His visit lasted just a couple hours but the planning and security clearance started weeks ago. Every employee was background checked. Every person who step foot in the restaurant got metal detected. We're fairly certain all the office phones were tapped (which forced me to hang up on my always tactful Rush-Limbaugh-loving mother who called on the big day to ask if "Barrack HUSSEIN Obama!" had arrived.)

At least 70 Secret Service agents invaded the restaurant. And when Obama pulled up, through a tent and tunnel that was built off of the closed New York City block, every inch of the restaurant throbbed with energy. He came, schmoozed, ate quickly and left but I can't help but feel like it was well worth all the hoopla.

It was one of my proudest professional moments- second to last year's lunch with the Dalia Lama (and Bethenny Frankel peeing in one of our wine buckets, of course.)

I felt especially lucky to do what I do.

And it didn't hurt that one of the Secret Service guys asked me out.

Monday, August 2, 2010

The Apple's Worms

Oh the many ways this great city can creep me out.

On the subway, sidewalk, park bench or bar stool a little too close to mine, the never predictable residents of New York City effortlessly insert crazy into my daily routine.

Last week the city tossed two especially memorable and blogworthy creepers into my path.

Friday, 5:30ish, Downtown 6-Train: I shuffle onto a packed subway cart shocked to see a glistening free wedge of seat in the middle of a row. I "excuse me" my way in it, plop purse in lap, look up and quickly realize exactly why it was the only vacant seat during rush hour. The young guy standing above me is singing along to his iPod. Well, not singing but dropping beats- loud unbelievably vulgar beats. Doo rag tight, pants bagged to mid-thigh, facial hair neatly groomed into a sharp chin strap- this fellow passenger is rapping the "p" word and "c" word and every other raunchy slang for female genitalia along with a generous mix of "n" words at an uncomfortably audible volume. The hipster across from me is biting his lip to hold back church giggles. The other 70 percent of the train is appalled. And there I am, seated directly below the Hispanic Marshall Mathers, inches away from his exposed boxer shorts, praying to God we don't make eye contact.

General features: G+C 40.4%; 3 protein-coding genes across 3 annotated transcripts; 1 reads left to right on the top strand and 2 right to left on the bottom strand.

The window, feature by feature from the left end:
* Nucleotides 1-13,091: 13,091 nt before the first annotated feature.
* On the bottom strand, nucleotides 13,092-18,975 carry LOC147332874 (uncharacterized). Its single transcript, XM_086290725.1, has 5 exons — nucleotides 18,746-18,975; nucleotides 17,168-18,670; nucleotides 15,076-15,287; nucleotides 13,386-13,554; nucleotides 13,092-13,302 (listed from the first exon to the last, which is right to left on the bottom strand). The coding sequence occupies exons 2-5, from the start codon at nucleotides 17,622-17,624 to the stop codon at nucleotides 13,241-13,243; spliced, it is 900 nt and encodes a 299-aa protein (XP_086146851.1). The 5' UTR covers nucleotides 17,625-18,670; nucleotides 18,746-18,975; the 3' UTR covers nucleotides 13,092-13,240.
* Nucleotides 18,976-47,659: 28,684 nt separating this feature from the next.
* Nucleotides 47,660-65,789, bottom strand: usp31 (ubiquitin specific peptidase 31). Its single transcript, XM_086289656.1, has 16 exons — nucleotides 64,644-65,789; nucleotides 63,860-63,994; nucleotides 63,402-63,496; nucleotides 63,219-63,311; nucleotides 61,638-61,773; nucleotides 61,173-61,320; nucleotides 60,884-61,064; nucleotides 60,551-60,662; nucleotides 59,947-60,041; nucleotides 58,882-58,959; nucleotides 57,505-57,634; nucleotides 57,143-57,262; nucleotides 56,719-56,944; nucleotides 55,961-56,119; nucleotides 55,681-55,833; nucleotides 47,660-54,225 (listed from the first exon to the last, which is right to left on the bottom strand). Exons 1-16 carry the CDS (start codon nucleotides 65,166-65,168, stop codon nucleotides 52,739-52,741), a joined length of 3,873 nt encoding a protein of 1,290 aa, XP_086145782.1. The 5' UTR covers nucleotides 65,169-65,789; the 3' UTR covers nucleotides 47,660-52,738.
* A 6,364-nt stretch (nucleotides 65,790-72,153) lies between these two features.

Just another commute home from work...

Sunday, 6:00ish, Chelsea: I'm strolling down 19th Street, headed to Trader Joe's for some groceries, on the phone with my older sister when my shriek pauses her in mid-sentence.

"Wait, what?" she asks.
I let out at least five "Oh my Gods" before I can piece together an explanation.
"A man just walked past me with his wiener out!"
"Wait, what? What do you mean?"
"He's walking down the street in broad day light with his zipper down and wiener out."

Yes, an otherwise normal looking man passes me on a busy sidewalk with his wang al fresco like it's another arm or leg. I'm traumatized for at least 2 blocks, desperate to scrub the picture from memory.
Just another trip to the grocery store...

I guess every apple has its worms.